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Fair Play [Kindle Edition]

Steven E. Landsburg
4.1 out of 5 stars  See all reviews (13 customer reviews)

Kindle Price: $9.78
Sold by: Simon and Schuster Digital Sales Inc


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Book Description

With his witty and instructive book The Armchair Economist, Steven Landsburg won popularity and acclaim by using economics to illuminate the mysteries of daily life, and using daily life to illuminate the mysteries of economics.

Now Landsburg returns to address fundamental issues like fairness, tolerance, morality and justice—issues that are as important on the playground as they are in the marketplace. With the help of his daughter, Cayley, he contrasts the wisdom of parents with the wisdom of economists—not always to the credit of the latter.

How should we feel about taxes that redistribute income? Ask how parents feel about children who forcibly "redistribute" other children's toys. How should we respond to those who complain that their neighbors are too wealthy? Ask how parents respond when children complain that their siblings got too much cake. By insisting that fairness can't mean one thing for children and another for adults, Landsburg shows that the instincts of the parent have profound consequences for economic justice.

Along the way, Landsburg—with his customary sharp wit and challenging logic—pauses to reflect on an astonishing variety of issues in economic theory, the philosophy of parenting, the true nature of family values, and how to get the most out of life. He uses parent-child interactions to explain the economics of free trade and immigration, progressive taxation, minimum wages, racial discrimination, and the role of money. He makes the best possible philosophical cases for and against progressive taxation, and weighs them against the wisdom of the playground. He explains why children are a good thing, and why economic theory tells us we don't have enough of them. He meditates on the role of authority in our lives, the effects of cultural bias, and why it's important to read poetry to your children. This lively and entertaining book will inform and delight readers who have forgotten the human side of the dismal science.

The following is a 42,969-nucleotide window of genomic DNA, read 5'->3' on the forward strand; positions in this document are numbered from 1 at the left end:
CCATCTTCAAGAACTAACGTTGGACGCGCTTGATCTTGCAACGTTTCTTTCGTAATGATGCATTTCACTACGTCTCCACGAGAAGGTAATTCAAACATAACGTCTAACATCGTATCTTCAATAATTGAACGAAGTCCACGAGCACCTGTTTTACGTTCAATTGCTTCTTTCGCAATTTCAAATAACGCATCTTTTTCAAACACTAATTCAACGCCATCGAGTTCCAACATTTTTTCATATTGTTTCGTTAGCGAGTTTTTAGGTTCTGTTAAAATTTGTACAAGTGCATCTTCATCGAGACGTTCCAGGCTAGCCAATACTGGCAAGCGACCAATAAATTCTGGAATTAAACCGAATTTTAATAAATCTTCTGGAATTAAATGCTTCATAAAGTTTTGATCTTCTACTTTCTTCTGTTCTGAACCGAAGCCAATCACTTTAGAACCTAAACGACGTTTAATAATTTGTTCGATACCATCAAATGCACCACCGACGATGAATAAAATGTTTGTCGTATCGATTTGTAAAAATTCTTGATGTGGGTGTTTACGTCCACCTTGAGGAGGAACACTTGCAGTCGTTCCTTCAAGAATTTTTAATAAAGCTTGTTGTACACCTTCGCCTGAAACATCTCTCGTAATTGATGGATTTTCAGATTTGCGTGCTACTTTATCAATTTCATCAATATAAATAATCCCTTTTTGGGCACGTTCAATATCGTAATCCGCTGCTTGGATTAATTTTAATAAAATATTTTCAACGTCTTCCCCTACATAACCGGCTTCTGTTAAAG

Editorial Reviews

From Kirkus Reviews

Another collection of brash, intelligent essays on economics by the author of The Armchair Economist (1993). Landsburg, a columnist for the online magazine Slate, turns his hand to demystifying everyday economics, using his nine-year- old daughter as a sounding board. While his exchanges with Cayley can turn overly sentimental, Landsburg's sharp wit and sharper insight make this a fun read for anyone with a taste for logic and unbiased opinions. Landsburg begins a discussion on NAFTA by debunking the notion that the number of workers who quit their jobs because of pay cuts represents the true cost of foreign competition. It's the workers who stay and take a pay cut, he argues, who are the real losers, because they bear the full brunt of the loss in wages. He later points out that while some would argue that it's unfair to the $16-an-hour worker to lose a job to a $3-an-hour worker, it's actually the public who, from the point of view of pure economics, has been cheated: They've been overpaying for products made by overpriced workers. At times, Landsburg risks sounding like a curmudgeon: He's irritated that Cayley's teachers dictate on the environment, sex, and drugs. But he rightly points out that even the best-intentioned environmental lesson often consists simply of memorizing the number of acres of rainforest lost, rather than a more complex analysis of land use. His best response is saved for Cayley's Hebrew school class: When asked to write an essay that begins ``To be more like God, I will . . .'' students penned treacly lines such as ``I will be kind to animals.'' Landsburg's stinging response: ``I will slay the first born of my enemies.'' Often funny and at times poetic, these essays are eminently readable and always smart. (Radio satellite tour) -- Copyright ©1997, Kirkus Associates, LP. All rights reserved.